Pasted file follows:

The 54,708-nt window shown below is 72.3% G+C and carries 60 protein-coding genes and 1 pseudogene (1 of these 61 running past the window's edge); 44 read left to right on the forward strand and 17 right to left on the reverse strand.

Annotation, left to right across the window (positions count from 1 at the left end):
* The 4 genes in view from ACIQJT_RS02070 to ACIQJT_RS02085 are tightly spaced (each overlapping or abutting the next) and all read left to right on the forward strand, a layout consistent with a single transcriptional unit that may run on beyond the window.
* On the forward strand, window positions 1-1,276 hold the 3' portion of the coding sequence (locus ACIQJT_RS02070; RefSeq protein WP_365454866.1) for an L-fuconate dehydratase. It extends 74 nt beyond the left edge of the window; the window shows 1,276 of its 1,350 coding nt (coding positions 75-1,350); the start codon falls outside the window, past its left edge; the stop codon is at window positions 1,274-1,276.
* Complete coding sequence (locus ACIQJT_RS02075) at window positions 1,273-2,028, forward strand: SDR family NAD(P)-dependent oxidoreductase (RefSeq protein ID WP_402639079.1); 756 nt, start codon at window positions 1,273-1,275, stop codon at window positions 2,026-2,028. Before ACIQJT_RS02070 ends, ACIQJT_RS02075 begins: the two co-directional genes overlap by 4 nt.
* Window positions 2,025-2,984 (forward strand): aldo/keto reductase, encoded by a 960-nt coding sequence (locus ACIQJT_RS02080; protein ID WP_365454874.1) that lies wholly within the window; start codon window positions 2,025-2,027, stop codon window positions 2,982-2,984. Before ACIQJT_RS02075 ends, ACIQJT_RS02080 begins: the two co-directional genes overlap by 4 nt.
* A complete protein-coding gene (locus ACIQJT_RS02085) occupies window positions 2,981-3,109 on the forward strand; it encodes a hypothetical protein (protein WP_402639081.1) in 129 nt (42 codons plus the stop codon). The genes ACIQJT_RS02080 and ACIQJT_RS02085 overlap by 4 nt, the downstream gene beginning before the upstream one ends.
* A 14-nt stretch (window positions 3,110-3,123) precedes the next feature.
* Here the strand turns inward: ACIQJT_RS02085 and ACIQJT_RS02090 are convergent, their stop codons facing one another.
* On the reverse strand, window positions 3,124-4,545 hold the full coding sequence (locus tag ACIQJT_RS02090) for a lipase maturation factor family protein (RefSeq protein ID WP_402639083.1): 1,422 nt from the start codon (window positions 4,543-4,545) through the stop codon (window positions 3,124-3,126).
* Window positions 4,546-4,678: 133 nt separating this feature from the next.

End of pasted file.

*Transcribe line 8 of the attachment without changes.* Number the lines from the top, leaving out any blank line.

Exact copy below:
* A 14-nt stretch (window positions 3,110-3,123) precedes the next feature.